The main difference I have noticed is the size and scale of Canadian universities. As it’s a much larger country, universities in Canada have a much greater capacity to target big funding at a federal level in areas of research — which a small economy like New Zealand’s can’t support.

Q8

What is the best advice you were ever given?

AS: One of the wisest individuals I have had the privilege of knowing described universities as being like a ‘Perpetual Trust’: Perpetual because universities are multi-century; trusts because the work we do is not for our own reward, but for others, whether that be the future generations of students, faculty and staff, or the communities we serve.  This changed the way I considered my role as a finance leader. I am, in a sense, a trustee, with the responsibility of stewarding the university for success now, but also for the future… the years and decades to come.

Q9

What do you value in your colleagues?

AS: I value working with colleagues who are curious, who seek advancement and improvement, who are not satisfied with the status quo, in all aspects of university life.
I also recognize the importance of respect for one another, no matter what level, or area, of the university we work.

Q10

Who are your favorite writers?

AS: I enjoy reading Clive James, John Le Carre, William Boyd, Bill Bryson, Ben Elton and Douglas Adams.

Q11

What would you like to be remembered for?

AS: I hope to be remembered for making a positive difference to the universities that I have had the privilege of working for.

Q12

If you could have a super power, what would it be?

AS: Time travel. That way I could explore so many different places and times in history. That would be fascinating! 

Q13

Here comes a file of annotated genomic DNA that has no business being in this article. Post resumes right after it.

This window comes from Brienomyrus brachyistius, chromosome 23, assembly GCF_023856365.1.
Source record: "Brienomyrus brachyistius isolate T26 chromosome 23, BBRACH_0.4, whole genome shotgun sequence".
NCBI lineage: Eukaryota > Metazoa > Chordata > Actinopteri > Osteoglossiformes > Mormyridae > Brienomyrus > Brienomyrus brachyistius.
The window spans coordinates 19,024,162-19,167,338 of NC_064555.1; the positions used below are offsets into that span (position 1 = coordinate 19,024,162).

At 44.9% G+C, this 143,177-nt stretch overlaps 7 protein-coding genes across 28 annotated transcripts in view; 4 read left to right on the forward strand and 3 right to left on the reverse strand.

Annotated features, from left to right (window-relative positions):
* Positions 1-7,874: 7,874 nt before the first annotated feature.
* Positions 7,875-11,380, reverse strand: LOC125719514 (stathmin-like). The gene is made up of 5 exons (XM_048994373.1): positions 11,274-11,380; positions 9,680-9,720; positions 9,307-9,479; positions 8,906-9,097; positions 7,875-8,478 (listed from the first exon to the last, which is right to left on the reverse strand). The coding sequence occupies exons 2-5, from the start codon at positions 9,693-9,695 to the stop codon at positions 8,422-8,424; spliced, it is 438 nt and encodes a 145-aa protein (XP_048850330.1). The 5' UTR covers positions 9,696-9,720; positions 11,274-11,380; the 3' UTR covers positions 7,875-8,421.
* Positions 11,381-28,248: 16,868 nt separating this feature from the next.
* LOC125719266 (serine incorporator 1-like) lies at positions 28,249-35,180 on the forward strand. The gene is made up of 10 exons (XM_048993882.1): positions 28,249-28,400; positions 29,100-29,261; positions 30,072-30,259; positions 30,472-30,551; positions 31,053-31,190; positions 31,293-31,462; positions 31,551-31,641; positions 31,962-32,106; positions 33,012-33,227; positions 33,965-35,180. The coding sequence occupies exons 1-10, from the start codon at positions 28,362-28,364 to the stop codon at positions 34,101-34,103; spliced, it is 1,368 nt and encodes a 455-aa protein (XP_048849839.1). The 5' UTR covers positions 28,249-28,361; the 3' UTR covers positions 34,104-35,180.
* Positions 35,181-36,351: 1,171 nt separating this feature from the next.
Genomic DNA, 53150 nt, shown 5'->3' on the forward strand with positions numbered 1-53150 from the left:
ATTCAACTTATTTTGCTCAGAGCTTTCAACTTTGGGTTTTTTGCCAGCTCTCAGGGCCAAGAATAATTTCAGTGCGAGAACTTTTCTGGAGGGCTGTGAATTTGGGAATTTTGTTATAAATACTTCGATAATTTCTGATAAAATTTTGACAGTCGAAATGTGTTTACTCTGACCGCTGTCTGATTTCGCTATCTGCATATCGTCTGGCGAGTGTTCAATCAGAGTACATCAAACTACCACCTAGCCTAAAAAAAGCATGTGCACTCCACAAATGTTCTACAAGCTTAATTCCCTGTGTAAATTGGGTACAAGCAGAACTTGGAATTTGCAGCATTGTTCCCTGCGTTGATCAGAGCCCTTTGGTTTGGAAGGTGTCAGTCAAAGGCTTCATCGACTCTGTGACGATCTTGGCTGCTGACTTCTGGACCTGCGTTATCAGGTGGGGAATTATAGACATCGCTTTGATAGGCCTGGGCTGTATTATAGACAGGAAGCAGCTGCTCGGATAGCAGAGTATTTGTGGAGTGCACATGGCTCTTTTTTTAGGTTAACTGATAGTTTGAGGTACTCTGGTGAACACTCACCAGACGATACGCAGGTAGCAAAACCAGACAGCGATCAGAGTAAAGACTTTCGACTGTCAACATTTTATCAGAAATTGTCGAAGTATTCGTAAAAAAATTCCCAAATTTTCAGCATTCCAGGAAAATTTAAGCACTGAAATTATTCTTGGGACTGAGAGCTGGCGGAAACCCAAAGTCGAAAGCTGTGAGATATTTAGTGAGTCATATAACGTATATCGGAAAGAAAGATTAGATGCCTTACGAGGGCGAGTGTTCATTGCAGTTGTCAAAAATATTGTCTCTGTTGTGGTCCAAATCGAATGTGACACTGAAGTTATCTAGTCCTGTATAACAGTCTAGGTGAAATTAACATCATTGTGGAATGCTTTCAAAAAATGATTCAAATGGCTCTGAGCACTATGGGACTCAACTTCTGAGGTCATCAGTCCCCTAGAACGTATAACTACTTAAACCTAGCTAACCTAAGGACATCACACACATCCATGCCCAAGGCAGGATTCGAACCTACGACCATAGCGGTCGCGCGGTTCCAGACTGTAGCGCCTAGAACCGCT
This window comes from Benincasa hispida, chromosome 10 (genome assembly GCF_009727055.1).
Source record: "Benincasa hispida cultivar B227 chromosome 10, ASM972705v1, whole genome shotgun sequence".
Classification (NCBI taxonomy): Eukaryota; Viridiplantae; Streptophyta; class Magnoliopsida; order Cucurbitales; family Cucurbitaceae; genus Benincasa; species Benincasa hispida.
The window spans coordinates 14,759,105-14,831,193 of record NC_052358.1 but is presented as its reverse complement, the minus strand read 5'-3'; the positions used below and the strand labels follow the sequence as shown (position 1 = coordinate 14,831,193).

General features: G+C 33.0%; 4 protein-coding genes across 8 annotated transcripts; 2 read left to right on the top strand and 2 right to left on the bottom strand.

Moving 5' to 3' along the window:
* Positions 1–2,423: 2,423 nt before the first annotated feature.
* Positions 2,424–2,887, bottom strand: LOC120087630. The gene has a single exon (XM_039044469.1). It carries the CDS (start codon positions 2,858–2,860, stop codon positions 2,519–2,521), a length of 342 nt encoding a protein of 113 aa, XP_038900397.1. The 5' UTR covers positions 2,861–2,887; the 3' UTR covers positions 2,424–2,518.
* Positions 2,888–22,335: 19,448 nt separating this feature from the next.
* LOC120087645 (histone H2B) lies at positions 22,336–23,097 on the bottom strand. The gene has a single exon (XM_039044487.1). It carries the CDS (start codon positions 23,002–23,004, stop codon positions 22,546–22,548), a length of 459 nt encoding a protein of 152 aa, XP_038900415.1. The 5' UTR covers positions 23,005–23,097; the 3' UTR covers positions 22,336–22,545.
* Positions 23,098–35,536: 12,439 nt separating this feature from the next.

What are the priorities for the Finance portfolio moving forward?

AS: The focus for the leadership team right now is on defining our financial targets and the overarching financial strategy for the university. Work is also underway to renew the financial reporting package we put out on a quarterly basis.

On a university-wide level, we’ll be focusing on building upon the developments of recent years, including the integrated-distributed financial team that works with our Faculties and administrative units. We need to build the level of support we provide, and at the same time, explore opportunities to make our financial processes as efficient, effective and user-friendly as possible. The structure we need to deliver on this is already in place. Now it’s a matter of moving it forward.

Q14

For you, what makes UBC different?

AS: I have had a long-held respect for UBC. It has become one of the greatest public universities in the world, in a relatively short period of time. It has been aspirational, had ingenuity and focus, and has delivered on its goals. And it continues to aspire to do better.

The location is also remarkable. Not only is this campus located in one of the greatest young cities in the world, it’s on the pacific rim, which — for me — gives it a closer connection to my native country of New Zealand.

I have tremendous respect for those who have gone before and built the university; the programs and research focus and also the campus infrastructure. It’s outstanding. There’s no other way to describe it!